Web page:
Steamship Pioneer

Graphic account of the sinking of the Steamship Pioneer as given to the Beaumaris Coroners Court on Saturday 26th. January 1878 by two of the survivors.  It is worthy of note that the inquest was held on the day after the actual incident.

Printed in the
NORTH WALES CHRONICLE. SATURDAY. FEBRUARY 2nd. 1878

INQUEST

On Saturday, last, in the County Hall, before Mr. Roberts, coroner, and a jury of whom Mr. Thomas, chemist, was foreman, and inquest was held on the bodies of H. Rodden (master), and T Moss (carpenter ), of the steamship Pioneer which was wrecked off Puffin Island on Friday, the 25th. After the bodies, which were terribly mutilated about the head – that of the captain being in a nude state – had been examined, the coroner and jury retired into the grand jury room, where the following evidence was given:

Daniel Lamont deposed:

I was chief mate of the ship “ Pioneer”. I have seen the bodies and identify one as that of the captain, and the other the carpenter.

The captain was thirty three years of age, the carpenter fifty. We left Maryport, bound for Antwerp with pig iron, on Tuesday last. At night the weather became boisterous with heavy gales, and high seas. About seven am. on Wednesday the tiller broke. It took us until half past one to rig temporary stearing gear. At two the gear broke. We then rigged another. At 4pm. I noticed that the canvass and iron cones had been washed off the chain pipes on the forecastle deck. I also observed that the water was on the forcastle floor: the forecompartment was nearly full of water.

We then opened the sluices to allow the water to run aft, when the engine would pump it. Finding, about two am on Thursday, the water was gaining on us we commenced heaving cargo overboard, and continued to do so until seven am, until being down on the Skerries with the ship unmanageable: owing to her setting down on the head we hoisted signals of distress.

The tug “ Knight Commander” came and gave us a tow rope, and finding it too much for herself we obtained the assistance of another tug, the “ Royal Saxon “, and they towed us into Moelfre Bay. At two pm on Thursday we found that the forcastlle’s scuttle was stove in. We attempted in vain to plug it owing to the force of the water when the ship rolled.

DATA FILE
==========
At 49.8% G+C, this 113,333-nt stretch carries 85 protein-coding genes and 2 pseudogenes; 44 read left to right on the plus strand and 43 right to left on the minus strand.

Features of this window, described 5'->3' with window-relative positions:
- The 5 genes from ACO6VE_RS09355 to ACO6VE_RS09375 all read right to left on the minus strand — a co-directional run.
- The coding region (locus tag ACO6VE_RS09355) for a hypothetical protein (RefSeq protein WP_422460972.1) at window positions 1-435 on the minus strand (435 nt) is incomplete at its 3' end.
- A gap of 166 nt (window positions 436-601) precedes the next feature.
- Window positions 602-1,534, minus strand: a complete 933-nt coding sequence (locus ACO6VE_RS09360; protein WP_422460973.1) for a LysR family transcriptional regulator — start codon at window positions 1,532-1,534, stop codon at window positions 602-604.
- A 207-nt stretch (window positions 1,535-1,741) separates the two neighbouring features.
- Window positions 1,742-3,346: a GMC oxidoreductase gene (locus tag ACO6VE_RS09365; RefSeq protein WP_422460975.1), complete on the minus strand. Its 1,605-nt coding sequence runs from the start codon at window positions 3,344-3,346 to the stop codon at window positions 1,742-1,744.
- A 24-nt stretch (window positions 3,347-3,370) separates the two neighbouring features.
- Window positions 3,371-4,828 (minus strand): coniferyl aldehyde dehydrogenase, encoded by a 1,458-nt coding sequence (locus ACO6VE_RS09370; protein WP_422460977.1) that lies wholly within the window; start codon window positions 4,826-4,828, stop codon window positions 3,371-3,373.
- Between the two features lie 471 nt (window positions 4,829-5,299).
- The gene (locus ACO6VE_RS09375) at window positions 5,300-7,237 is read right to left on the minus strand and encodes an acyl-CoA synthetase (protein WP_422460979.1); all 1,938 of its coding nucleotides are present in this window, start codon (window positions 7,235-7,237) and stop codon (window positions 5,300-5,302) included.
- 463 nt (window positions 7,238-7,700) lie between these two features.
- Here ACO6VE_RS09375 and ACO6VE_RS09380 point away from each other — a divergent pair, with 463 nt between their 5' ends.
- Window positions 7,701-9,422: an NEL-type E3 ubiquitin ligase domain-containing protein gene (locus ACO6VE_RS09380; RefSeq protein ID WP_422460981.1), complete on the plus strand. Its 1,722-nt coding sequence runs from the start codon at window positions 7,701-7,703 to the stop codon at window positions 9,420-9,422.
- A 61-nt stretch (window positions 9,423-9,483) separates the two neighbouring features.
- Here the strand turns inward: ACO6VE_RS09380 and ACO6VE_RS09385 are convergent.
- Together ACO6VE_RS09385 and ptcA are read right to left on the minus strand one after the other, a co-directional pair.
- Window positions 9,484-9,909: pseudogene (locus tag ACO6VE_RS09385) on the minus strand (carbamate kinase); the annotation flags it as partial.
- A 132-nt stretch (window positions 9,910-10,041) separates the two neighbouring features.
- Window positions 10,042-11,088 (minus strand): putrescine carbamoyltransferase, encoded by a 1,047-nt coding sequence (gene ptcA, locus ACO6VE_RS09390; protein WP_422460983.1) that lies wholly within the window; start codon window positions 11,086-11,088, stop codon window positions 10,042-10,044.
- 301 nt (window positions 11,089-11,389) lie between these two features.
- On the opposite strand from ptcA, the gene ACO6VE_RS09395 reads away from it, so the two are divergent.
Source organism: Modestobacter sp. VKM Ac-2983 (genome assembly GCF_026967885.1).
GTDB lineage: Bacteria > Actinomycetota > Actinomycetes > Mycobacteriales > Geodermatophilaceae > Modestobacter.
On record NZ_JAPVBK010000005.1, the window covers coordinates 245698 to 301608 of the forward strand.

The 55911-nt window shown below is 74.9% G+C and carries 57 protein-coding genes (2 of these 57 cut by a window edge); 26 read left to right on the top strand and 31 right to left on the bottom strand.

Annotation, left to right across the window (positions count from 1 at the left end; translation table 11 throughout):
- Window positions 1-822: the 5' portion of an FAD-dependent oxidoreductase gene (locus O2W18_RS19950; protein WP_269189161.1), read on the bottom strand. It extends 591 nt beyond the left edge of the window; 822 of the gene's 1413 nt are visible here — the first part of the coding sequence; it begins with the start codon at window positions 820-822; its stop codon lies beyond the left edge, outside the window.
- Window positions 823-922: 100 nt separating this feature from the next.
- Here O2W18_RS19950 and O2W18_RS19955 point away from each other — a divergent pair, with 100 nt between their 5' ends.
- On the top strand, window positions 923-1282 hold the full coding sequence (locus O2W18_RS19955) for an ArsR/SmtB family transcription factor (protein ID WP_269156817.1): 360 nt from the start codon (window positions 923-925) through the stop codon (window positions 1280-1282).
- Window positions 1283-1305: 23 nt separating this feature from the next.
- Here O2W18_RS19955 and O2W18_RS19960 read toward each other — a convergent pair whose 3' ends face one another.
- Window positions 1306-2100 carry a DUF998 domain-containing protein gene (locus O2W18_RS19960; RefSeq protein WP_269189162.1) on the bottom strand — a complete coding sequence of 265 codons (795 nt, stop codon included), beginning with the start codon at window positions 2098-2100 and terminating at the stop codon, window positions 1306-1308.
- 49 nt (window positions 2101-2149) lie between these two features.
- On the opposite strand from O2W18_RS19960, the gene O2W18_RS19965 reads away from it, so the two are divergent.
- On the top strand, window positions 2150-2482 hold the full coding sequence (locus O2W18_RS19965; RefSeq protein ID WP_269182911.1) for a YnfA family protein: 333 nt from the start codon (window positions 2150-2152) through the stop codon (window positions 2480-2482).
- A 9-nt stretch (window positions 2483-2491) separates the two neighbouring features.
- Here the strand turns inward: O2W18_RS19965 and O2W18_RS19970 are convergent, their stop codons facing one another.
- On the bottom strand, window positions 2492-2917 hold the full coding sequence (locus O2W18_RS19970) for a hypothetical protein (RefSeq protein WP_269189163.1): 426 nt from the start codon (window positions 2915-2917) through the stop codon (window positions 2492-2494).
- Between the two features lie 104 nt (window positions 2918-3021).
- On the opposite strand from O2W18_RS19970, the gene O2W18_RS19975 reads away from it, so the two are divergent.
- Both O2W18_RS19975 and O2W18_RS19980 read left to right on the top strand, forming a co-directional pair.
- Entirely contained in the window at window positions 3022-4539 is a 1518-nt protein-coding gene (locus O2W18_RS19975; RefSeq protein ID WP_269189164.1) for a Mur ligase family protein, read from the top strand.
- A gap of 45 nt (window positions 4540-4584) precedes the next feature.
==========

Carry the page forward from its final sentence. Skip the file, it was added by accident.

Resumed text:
We then closed the sluices and attempted to bring the vessel to Beaumaris to beach or discharge her. It took us two hours to weigh anchor. The tugs made fast and took us in tow, the wind then being northerly, with stormy gales, and heavy seas. When close on Puffin Island the tow rope of the first tug broke and then the other. The engine was then put hard astern and worked well until the water put the fires out. The ship then drifted on the rocks, and with the first bump both the foremast and the funnel went overboard, all hands clinging to the rigging.

One of the firemen got ashore with a life buoy which was attached to the lead line, The other end of the line being made fast to the rail. The captain ordered the buoy and line back, and made the attempt himself but got exhausted in the breakers, and called to be pulled back to the ship, which I did. I got assistance to pull him partly up the side but the violent action of the sea caused the line to slip through his hands, and he went into the water again. The assistance I had left me and I endeavoured to pull him up, but we were unable owing to cold and exhaustion and the violent surf. Told him to get into the buoy again, and trust to get on a shore. He got into the buoy and I made for the rigging for my own safety, after which I never saw the captain alive.

Shortly afterward I saw four men coming over the cliffs, and the buoy and line which the captain had used had fortunately floated to the shore, and as one end of the line which was attached to the buoy was fast to the ship, a communication with the shore was established. By this means a sort of cradle apparatus was rigged, and the men were hauled in batches on shore. The third man to go was the carpenter, but from some cause or a variety of causes – cold, exhaustion, fear- he failed to hold on and fell head foremost into the sea. He was got out alive but died shortly afterwards.

John Hamilton, chief engineer, deposed :

I could not alter one word of the chief mate’s story. I have nothing to add. We kept pumping the whole time until she struck. I was among the first to find the captain. He was naked - The chief mate recalled said: The captains had on his vest ( containing a gold watch ), shirt and trousers, when he let go the line. He may have stripped in the water to save his life. After a few observations from the coroner the jury returned a verdict of “ Accidentally drowned.”

The coroner ordered coin and other valuables found on the bodies to be handed over to the superintendent of the Company ( Messers Murphy and Co., Aden Wharf, Dublin ) who it was understood would be in town the following day, so that they may be returned to the families of the deceased. It ought in justice to be said that the gallant men who effected the rescue were the Penmon pilots:- Messers. O and J. Roberts and J Williams, nor is this by any means the first time they have been instrumental in saving lives of hard pressed sailors on the terribly rocky point.

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